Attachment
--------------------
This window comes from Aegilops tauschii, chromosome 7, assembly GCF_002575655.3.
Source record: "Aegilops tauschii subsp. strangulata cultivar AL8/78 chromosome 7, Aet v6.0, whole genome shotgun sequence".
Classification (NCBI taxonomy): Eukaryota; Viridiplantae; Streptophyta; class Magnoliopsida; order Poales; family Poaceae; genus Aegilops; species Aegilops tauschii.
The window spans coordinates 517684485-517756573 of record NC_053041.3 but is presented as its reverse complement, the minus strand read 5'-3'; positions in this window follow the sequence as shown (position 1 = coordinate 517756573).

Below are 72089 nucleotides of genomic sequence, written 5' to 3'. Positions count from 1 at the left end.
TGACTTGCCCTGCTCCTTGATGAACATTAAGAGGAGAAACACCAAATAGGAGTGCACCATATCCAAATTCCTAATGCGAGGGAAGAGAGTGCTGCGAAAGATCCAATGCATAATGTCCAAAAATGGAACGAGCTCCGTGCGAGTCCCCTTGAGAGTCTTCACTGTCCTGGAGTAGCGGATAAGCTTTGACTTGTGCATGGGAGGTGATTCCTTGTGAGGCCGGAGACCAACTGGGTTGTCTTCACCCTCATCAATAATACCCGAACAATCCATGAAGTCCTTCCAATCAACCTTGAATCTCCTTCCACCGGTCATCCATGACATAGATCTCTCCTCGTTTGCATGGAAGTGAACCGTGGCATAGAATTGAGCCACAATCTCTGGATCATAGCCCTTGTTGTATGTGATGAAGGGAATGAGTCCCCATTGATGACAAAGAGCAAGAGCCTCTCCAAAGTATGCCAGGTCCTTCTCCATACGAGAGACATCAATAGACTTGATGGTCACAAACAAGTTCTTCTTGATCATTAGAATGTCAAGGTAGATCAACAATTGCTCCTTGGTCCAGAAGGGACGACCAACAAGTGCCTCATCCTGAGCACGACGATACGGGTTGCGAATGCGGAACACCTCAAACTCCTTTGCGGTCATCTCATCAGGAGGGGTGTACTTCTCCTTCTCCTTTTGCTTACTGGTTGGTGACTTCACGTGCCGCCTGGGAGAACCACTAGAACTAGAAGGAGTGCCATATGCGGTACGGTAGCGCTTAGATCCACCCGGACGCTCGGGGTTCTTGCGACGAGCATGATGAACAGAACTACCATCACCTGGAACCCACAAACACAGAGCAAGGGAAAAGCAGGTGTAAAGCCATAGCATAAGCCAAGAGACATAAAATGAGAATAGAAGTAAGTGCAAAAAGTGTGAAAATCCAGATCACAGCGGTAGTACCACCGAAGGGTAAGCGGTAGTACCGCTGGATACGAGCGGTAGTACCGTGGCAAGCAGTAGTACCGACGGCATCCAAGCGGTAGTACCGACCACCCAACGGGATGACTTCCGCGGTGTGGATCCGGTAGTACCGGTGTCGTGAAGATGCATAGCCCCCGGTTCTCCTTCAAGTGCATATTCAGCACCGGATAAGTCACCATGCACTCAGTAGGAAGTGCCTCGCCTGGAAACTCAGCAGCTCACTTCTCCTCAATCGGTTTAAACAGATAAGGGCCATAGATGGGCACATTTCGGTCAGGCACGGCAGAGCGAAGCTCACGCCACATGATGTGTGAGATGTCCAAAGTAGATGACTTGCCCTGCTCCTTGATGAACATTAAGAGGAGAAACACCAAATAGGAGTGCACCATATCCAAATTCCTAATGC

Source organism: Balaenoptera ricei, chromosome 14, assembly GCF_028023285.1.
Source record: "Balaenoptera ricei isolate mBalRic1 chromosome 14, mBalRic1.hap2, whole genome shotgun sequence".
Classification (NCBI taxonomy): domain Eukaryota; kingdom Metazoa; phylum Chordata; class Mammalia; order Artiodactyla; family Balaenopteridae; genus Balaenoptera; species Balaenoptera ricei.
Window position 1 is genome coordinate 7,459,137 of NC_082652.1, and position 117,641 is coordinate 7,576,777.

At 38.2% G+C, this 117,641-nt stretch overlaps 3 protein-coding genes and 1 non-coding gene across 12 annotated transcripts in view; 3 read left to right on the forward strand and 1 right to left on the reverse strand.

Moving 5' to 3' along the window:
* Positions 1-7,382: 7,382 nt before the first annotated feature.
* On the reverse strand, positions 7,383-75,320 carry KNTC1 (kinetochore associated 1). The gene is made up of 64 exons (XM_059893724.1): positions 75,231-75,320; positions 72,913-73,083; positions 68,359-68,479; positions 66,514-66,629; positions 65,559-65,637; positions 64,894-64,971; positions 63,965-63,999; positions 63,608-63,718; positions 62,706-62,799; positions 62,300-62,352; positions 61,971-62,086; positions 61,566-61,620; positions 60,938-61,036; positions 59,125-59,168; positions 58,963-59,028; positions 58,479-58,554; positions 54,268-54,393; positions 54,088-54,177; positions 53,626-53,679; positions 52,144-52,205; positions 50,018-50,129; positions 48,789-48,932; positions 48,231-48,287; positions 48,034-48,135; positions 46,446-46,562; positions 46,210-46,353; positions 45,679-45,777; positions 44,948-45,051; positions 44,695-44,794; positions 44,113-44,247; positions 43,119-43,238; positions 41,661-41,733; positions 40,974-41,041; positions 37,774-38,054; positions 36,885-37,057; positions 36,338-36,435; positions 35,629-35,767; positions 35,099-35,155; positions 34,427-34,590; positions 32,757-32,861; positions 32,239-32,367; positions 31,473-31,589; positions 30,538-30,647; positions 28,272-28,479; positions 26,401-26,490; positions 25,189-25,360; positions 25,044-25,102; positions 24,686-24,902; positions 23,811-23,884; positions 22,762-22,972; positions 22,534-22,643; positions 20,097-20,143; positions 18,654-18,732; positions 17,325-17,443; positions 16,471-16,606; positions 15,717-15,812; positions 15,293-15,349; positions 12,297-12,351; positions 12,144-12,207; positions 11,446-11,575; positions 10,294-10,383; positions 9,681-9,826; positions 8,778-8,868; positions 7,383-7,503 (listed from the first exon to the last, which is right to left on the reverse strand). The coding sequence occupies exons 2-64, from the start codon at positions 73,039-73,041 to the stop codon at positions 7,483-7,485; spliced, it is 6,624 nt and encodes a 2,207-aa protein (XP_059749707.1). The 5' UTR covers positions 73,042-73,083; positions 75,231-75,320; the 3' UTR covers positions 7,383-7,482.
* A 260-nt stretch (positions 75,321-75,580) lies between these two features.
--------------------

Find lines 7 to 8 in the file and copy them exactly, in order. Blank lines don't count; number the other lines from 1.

Source organism: Balaenoptera ricei, chromosome 14, assembly GCF_028023285.1.
Source record: "Balaenoptera ricei isolate mBalRic1 chromosome 14, mBalRic1.hap2, whole genome shotgun sequence".